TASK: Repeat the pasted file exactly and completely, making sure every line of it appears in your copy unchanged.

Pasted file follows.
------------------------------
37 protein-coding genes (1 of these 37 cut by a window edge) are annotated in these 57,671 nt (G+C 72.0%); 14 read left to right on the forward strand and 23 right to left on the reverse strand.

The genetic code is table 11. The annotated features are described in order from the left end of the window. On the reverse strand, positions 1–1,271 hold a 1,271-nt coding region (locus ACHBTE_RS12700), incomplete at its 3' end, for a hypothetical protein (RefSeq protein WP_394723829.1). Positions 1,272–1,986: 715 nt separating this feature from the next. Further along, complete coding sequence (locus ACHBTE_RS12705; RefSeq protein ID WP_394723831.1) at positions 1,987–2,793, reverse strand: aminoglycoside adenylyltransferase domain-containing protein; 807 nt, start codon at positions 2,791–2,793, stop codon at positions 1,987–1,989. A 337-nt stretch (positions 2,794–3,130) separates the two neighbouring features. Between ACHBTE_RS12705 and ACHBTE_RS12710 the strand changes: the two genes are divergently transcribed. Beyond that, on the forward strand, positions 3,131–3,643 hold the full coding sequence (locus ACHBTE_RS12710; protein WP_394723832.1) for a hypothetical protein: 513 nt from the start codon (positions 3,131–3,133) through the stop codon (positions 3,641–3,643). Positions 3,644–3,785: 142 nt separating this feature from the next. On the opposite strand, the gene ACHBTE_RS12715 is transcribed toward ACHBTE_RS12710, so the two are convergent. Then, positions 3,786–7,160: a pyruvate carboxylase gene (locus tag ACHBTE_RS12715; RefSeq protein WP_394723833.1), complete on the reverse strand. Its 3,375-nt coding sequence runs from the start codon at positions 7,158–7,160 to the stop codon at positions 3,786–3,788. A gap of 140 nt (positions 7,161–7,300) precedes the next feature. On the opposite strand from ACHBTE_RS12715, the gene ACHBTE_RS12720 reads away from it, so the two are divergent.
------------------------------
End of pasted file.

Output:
37 protein-coding genes (1 of these 37 cut by a window edge) are annotated in these 57,671 nt (G+C 72.0%); 14 read left to right on the forward strand and 23 right to left on the reverse strand.

The genetic code is table 11. The annotated features are described in order from the left end of the window. On the reverse strand, positions 1–1,271 hold a 1,271-nt coding region (locus ACHBTE_RS12700), incomplete at its 3' end, for a hypothetical protein (RefSeq protein WP_394723829.1). Positions 1,272–1,986: 715 nt separating this feature from the next. Further along, complete coding sequence (locus ACHBTE_RS12705; RefSeq protein ID WP_394723831.1) at positions 1,987–2,793, reverse strand: aminoglycoside adenylyltransferase domain-containing protein; 807 nt, start codon at positions 2,791–2,793, stop codon at positions 1,987–1,989. A 337-nt stretch (positions 2,794–3,130) separates the two neighbouring features. Between ACHBTE_RS12705 and ACHBTE_RS12710 the strand changes: the two genes are divergently transcribed. Beyond that, on the forward strand, positions 3,131–3,643 hold the full coding sequence (locus ACHBTE_RS12710; protein WP_394723832.1) for a hypothetical protein: 513 nt from the start codon (positions 3,131–3,133) through the stop codon (positions 3,641–3,643). Positions 3,644–3,785: 142 nt separating this feature from the next. On the opposite strand, the gene ACHBTE_RS12715 is transcribed toward ACHBTE_RS12710, so the two are convergent. Then, positions 3,786–7,160: a pyruvate carboxylase gene (locus tag ACHBTE_RS12715; RefSeq protein WP_394723833.1), complete on the reverse strand. Its 3,375-nt coding sequence runs from the start codon at positions 7,158–7,160 to the stop codon at positions 3,786–3,788. A gap of 140 nt (positions 7,161–7,300) precedes the next feature. On the opposite strand from ACHBTE_RS12715, the gene ACHBTE_RS12720 reads away from it, so the two are divergent.